I think the rational choice is clear. If marijuana is legal where you live, then there is little cost and much benefit in trying it for anxiety. (I include the legality constraint because people are still incarcerated for marijuana use, although that is patently unjust.) Yes, what your psychiatrist and psychotherapist say is true; there is no demonstrable scientific evidence for marijuana helping with major anxiety. But this is because the government classifies marijuana and a Stage I drug, and it is thus not available for normal research.

And while I’m at it I think nicotine gum would also be a better, safer alternative than most of the psychopharmaceutical  drugs currently in use.

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5 thoughts on “Marijuana for Anxiety

  1. I tried most drugs, once. Not because I cared, but because people noticed I didn’t care and wanted to “corrupt” me (I understood this only years later. In short, they felt stupid, so they wanted to drag me to their level). Cannabis, marijuana , LSD, amphetamine, cocaine, I even smoked heroin once, like a complete idiot (the people who offered it to me all became addicted. I was the only one in the group who did not. I really felt sorry for Gonzalo, a Spanish friend who I thought was a great guy.).

    In all cases, I thought: “I feel like an idiot. This is idiotic. I want my mind to be sharper, not dumber.”. I felt as if I myself was hiding “the truth” (whatever that meant) from myself. I thought it was a stupid choice. I wanted to get smarter, not dumber.

    Ha ha….I was practically drug proof. Later, doctors prescribed paroxetine for my mild depression (I never really made a big deal of it. Interestingly, I didn’t even question it much). At the time a good friend of mine said to me: “Hey. Do NOT take this trash. Toss it in the toilet.”.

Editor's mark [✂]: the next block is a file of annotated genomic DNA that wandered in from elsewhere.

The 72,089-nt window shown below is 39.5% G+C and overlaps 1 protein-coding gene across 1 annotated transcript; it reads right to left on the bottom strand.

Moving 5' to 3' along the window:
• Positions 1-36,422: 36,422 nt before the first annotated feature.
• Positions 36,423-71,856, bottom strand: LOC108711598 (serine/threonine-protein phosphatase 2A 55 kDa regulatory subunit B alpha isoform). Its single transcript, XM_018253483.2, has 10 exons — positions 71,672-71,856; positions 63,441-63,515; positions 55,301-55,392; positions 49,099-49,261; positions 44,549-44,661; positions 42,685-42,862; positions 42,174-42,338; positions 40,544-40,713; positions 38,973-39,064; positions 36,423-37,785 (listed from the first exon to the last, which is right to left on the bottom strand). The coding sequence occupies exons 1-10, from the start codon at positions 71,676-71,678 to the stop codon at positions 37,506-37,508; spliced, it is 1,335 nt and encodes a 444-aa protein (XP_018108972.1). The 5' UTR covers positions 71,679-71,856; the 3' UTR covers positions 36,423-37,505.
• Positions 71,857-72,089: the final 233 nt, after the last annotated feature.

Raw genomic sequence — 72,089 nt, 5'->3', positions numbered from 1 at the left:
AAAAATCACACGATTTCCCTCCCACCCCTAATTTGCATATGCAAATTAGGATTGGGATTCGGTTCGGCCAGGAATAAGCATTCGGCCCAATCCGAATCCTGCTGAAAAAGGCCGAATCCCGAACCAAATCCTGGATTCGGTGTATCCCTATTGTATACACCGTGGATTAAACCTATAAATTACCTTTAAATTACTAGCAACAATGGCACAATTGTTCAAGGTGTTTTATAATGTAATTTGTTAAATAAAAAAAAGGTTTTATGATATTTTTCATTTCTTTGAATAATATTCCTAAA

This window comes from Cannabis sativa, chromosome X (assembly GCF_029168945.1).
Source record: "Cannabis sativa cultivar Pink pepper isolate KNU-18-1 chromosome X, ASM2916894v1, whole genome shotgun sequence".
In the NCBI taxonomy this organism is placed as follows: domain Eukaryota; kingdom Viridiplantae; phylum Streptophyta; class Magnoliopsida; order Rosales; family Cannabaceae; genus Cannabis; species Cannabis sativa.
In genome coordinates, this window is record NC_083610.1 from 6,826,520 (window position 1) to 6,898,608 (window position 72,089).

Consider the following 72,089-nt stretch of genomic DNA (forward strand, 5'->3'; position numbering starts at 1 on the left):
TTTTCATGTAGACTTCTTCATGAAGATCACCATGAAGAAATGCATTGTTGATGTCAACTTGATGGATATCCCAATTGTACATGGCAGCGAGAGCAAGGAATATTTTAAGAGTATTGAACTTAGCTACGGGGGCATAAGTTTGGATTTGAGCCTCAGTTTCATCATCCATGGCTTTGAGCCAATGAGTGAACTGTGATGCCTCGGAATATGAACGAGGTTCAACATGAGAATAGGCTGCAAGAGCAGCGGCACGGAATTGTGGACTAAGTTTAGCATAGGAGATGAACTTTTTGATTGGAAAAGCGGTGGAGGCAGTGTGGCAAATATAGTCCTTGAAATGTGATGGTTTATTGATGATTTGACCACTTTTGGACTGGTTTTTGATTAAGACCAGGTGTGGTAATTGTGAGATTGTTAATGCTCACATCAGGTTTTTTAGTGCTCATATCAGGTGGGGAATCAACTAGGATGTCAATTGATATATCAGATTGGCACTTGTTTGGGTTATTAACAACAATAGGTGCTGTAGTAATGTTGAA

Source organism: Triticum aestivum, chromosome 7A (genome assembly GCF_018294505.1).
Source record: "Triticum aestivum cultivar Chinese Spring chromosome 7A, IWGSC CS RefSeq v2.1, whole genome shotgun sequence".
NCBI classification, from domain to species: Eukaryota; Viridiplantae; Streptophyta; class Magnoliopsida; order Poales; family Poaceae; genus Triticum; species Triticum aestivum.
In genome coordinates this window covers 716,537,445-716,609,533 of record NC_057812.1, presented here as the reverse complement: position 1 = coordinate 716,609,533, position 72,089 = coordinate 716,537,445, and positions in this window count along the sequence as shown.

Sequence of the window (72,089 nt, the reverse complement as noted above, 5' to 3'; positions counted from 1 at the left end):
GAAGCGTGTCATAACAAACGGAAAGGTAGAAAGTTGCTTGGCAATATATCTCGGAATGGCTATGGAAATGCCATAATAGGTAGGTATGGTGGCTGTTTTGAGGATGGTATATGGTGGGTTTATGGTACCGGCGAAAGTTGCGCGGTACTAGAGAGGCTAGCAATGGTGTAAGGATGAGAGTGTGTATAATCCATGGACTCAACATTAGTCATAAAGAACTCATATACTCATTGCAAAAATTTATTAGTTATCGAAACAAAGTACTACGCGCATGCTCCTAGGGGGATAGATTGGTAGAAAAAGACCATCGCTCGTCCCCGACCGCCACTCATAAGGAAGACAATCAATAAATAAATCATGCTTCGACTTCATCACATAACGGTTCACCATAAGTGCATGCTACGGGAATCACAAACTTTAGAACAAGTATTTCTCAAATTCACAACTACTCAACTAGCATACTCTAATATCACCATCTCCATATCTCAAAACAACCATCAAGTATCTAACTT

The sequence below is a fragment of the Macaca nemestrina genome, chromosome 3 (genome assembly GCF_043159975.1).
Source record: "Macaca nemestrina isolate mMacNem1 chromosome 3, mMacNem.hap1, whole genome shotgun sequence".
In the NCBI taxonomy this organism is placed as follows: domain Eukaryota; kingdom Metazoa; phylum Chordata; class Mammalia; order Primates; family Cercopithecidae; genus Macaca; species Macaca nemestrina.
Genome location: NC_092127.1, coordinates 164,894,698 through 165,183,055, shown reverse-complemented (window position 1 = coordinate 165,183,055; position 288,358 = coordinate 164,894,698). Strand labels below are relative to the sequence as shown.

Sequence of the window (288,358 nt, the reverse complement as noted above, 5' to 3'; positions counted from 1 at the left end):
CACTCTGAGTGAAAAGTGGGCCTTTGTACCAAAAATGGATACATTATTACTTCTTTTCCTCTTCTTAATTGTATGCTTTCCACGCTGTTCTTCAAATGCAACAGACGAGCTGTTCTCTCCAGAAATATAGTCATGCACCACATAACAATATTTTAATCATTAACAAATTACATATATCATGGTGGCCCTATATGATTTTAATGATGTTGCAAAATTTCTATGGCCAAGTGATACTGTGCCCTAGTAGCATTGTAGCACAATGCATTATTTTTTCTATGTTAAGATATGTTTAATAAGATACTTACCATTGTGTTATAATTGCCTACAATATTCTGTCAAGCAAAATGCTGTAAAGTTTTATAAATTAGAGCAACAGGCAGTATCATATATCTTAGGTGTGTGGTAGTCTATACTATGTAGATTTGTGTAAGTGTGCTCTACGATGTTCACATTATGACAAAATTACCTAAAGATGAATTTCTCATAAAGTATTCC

I followed his advice. Years later I saw various research about extremely serious side effects of paroxetine, which caused suicides, etc.

    I still thank that friend, to this day. Now, I don’t know about extremely serious depression. I too have always been anxious, but I don’t think it’s the same thing.

    Interestingly, today I have read this somewhere: ” “Throughout my long and extensive career, I have seen people benefit from antidepressants,” said Prof Wendy Burn, former president of the Royal College of Psychiatrists.
    “I see them working in my clinical practice, I see lives being changed by them.”.

    I am skeptical about this. How can a pill “change lives”? This is seriously misguided. Perhaps the pill can change -myself-, not my life. But if so, are there no other ways to change myself? Epictetus, anyone?

    I don’t know. The world seems a very strange place, and some things about it I’ll never understand.

    Perhaps Ms Burn was speaking of people with depression of a physiological nature. But even so, a pill cannot “change lives”, at best it only changes -something- about the individual, and certainly not all of that, either.


  2. but to return to the main point, I agree, if a drug of whatever nature must be used, it makes sense to use the one with the least side effects.

    How about Epictetus… 🙂

    As an ex-smoker, I cannot believe how incredibly idiotic is to smoke cigarettes. I -did- fall for that one, as I smoked cigarettes for over 20 years. Now I just shake my head in disbelief. I cannot believe I have been so stupid.

    What was I thinking? That eventually I could buy a new pair of lungs from the shop? It is incredible how mad are the choices we make. Very few of us think of consequences, always to satisfy short-term pleasure.

    “We should never seek pleasures that might cause pain later, even if the possibility of this happening would seem remote. For pleasures are short lived, and illusory, whereas pain is real, and long lasting.” -Schopenhauer

  3. Don’t despair over making stupid choices when young. I made a lot of them and still do.